# Random surfing model

The random surfing model is a graph model which describes the probability of a random user visiting a web page. The model attempts to predict the chance that a random internet surfer will arrive at a page by either clicking a link or by accessing the site directly, for example by directly entering the website's URL in the address bar. For this reason, an assumption is made that all users surfing the internet will eventually stop following links in favor of switching to another site completely. The model is similar to a Markov chain, where the chain's states are web pages the user lands on and transitions are equally probable links between these pages.

## Description

A user navigates the internet in two primary ways; the user may access a site directly by entering the site's URL or clicking a bookmark, or the user may use a series of hyperlinks to get to the desired page. The random surfer model assumes that the link which the user selects next is picked at random. The model also assumes that the number of successive links is not infinite – the user will at some point lose interest and leave the current site for a completely new site.[1]

The random surfer model is presented as a series of nodes which indicate web pages that can be accessed at random by users. A new node is added to the a graph when a new website is published. The movement about the graphs nodes is modeled by choosing a start node at random, then performing a short and random traversal of the nodes, or random walk. This traversal is analogous to a user accessing a website, then following hyperlink ${\displaystyle t}$ number of times, until the user either exits the page or accesses another site completely. Connections to other nodes in this graph are formed when outbound links are placed on the page.

## Graph definitions

In the random surfing model, webgraphs are presented as a sequence of directed graphs ${\displaystyle G_{t},t=1,2,\ldots }$ such that a graph ${\displaystyle G_{t}}$ has ${\displaystyle t}$ vertices and ${\displaystyle t}$ edges. The process of defining graphs is parameterized with a probability ${\displaystyle p}$, thus we let ${\displaystyle q=1-p}$.[2]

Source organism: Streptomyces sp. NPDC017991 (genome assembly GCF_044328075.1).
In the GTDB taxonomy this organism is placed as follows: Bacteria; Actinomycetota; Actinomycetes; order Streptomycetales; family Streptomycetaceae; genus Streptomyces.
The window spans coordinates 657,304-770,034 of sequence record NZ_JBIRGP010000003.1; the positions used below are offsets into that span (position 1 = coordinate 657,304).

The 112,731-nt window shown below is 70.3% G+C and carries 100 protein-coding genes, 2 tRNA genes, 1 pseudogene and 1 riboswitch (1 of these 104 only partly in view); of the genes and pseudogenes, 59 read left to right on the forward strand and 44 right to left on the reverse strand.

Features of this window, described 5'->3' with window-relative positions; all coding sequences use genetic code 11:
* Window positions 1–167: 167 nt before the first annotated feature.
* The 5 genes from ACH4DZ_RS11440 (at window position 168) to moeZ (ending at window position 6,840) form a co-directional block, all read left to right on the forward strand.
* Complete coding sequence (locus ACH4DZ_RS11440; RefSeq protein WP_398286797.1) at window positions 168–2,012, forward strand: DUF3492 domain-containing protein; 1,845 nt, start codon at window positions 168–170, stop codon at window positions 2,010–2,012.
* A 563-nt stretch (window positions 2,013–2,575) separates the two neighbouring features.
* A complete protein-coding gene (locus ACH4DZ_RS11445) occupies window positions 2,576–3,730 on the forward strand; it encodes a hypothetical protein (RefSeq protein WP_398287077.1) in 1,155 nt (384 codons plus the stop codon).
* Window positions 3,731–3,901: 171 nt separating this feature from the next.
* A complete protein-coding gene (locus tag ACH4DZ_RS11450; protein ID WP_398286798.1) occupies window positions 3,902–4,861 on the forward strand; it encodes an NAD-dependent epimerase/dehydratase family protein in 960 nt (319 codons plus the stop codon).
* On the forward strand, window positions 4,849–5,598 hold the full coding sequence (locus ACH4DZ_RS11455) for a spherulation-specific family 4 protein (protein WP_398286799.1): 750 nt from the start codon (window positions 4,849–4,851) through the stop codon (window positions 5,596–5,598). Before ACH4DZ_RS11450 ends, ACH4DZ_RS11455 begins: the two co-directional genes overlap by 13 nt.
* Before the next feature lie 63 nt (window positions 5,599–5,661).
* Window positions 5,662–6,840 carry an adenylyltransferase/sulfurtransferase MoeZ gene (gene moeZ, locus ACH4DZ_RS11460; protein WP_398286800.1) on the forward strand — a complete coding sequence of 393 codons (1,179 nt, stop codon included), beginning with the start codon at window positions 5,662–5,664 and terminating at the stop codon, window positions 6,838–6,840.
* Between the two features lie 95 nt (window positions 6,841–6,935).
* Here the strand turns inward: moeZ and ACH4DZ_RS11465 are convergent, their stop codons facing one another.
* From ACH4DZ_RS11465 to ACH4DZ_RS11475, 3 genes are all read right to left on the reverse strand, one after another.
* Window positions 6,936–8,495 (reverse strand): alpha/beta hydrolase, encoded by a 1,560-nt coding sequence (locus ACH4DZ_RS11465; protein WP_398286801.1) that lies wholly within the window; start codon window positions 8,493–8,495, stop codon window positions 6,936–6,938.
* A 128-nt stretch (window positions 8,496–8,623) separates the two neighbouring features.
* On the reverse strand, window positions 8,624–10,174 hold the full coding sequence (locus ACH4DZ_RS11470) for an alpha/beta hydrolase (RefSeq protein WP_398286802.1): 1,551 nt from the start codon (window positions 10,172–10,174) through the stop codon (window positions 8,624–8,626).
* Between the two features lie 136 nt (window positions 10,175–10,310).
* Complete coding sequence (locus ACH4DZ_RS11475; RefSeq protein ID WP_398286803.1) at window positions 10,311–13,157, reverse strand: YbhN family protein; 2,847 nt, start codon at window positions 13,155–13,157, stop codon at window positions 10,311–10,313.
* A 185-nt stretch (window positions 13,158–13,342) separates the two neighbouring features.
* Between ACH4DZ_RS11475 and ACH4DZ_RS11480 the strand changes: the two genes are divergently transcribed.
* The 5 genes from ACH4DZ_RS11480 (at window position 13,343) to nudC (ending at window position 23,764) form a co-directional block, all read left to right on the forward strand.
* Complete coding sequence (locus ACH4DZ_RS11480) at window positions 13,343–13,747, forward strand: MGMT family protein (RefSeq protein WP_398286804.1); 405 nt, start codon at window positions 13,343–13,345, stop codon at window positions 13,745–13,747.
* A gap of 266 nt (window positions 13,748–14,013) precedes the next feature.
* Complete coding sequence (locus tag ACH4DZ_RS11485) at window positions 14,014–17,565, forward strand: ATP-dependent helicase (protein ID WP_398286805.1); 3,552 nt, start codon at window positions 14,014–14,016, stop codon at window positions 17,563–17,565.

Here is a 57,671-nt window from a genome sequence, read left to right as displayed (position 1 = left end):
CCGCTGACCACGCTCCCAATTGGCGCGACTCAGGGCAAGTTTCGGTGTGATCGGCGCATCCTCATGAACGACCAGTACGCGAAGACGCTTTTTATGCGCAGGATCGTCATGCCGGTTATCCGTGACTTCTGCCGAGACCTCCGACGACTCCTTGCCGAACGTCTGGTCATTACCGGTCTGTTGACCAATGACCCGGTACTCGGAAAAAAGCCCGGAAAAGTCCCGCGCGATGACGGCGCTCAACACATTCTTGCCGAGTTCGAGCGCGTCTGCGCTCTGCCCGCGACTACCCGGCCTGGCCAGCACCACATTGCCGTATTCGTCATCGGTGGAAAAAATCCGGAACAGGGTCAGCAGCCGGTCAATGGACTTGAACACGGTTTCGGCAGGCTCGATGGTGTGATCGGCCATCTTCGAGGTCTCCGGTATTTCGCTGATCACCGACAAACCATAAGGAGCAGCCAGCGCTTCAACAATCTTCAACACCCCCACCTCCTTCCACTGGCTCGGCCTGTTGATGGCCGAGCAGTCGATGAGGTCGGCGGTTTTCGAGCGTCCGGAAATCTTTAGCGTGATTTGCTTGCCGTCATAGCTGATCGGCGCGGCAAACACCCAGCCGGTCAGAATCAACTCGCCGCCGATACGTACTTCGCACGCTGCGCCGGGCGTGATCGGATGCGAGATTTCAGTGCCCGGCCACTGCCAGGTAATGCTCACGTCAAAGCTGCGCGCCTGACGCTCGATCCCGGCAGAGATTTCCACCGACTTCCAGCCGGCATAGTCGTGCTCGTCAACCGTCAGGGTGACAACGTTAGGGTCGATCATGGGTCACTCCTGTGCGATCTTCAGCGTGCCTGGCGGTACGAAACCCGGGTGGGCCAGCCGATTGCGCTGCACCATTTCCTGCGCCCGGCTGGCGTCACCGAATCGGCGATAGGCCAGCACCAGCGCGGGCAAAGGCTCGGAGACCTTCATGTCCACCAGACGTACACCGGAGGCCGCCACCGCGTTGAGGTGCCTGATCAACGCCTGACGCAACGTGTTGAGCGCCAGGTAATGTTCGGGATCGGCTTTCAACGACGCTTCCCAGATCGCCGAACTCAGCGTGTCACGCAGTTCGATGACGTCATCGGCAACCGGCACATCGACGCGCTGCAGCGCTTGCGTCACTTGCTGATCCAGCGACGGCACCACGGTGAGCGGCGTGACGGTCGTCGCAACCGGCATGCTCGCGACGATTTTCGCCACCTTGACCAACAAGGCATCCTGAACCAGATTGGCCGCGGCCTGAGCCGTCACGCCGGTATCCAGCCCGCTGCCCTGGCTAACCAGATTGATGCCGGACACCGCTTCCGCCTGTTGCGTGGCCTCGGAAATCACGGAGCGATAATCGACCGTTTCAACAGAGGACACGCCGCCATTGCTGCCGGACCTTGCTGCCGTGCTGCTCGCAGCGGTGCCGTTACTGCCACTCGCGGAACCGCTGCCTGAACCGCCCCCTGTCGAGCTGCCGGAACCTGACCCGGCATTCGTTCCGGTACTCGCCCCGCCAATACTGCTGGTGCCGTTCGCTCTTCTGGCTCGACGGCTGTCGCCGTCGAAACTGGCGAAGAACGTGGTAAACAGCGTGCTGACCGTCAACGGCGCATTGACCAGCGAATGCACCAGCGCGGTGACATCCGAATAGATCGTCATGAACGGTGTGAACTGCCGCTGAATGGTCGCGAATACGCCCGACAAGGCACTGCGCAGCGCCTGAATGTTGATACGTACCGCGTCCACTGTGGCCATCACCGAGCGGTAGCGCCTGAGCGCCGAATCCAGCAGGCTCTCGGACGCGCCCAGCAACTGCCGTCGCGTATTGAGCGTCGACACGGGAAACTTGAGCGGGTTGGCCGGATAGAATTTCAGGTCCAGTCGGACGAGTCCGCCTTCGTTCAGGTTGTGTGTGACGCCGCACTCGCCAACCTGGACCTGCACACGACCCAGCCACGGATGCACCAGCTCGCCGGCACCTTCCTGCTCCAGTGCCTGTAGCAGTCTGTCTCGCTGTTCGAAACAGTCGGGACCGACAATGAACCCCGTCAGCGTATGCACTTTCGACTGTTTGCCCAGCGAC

Nodes of the model arrive one at time, forming ${\displaystyle k}$ connections to the existing graph ${\displaystyle G_{t}}$. In some models, connections represent directed edges, and in others, connections represent undirected edges. Models start with a single node ${\displaystyle v_{0}}$ and have ${\displaystyle k}$ self-loops. ${\displaystyle v_{t}}$ denotes a vertex added in the ${\displaystyle t^{th}}$ step, and ${\displaystyle n}$ denotes the total number of vertices.[1]

### Model 1. (1-step walk with self-loop)

At time ${\displaystyle t}$, vertex ${\displaystyle v_{t}}$ makes ${\displaystyle k}$ connections by ${\displaystyle k}$ iterations of the following steps:

1. Pick an existing node ${\displaystyle v}$ uniformly at random from ${\displaystyle \{v_{0},v_{1},\ldots ,v_{t-1}\}}$
2. With probability ${\displaystyle p}$ stay at ${\displaystyle v}$; with probability ${\displaystyle 1-p}$ take a 1-step walk to a random neighbor of ${\displaystyle v}$
3. Add an edge from ${\displaystyle v_{t}}$ to the current node

For directed graphs, edges added are directed from ${\displaystyle v_{t}}$ into the existing graph. Edges are undirected in respective undirected graphs.

### Model 2. (Random walks with coin flips)

At time ${\displaystyle t}$, vertex ${\displaystyle v_{t}}$ makes ${\displaystyle k}$ connections by ${\displaystyle k}$ iterations of the following steps:

1. Pick an existing node ${\displaystyle v}$ uniformly at random from ${\displaystyle \{v_{0},v_{1},...,v_{t-1}\}}$
2. Flip a coin of bias ${\displaystyle p}$
3. If the coin comes up heads add an edge from ${\displaystyle v_{t}}$ to the current node and stop
4. If the coin comes up tails, move to a random neighbor of the current node and go back to step 2

For directed graphs, edges added are directed from ${\displaystyle v_{t}}$ into the existing graph. Edges are undirected in respective undirected graphs.

## Limitations

There are some caveats to the standard random surfer model, one of which is that the model ignores the content of the sites which users select – since the model assumes links are selected at random. Because users tend to have a goal in mind when surfing the internet, the content of the linked sites is a determining factor of whether or not the user will click a link.[1][2]

## Application

The normalized eigenvector centrality combined with random surfer model's assumption of random jumps created the foundation of Google's PageRank algorithm.[2][3]

1. ^ a b c Blum, Avrim; Chan, T-H. Hubert; Rwebangira, Mugizi Robert (21 January 2006). Written at 3600 University City Science Center Philadelphia, PA, United States. "A Random-Surfer Web-Graph Model" (PDF). Computer Science Department. ANALCO '06: Proceedings of the Meeting on Analytic Algorithmics and Combinatorics. Carnegie Mellon University: Society for Industrial and Applied Mathematics: 238–246.`{{cite journal}}`: CS1 maint: location (link)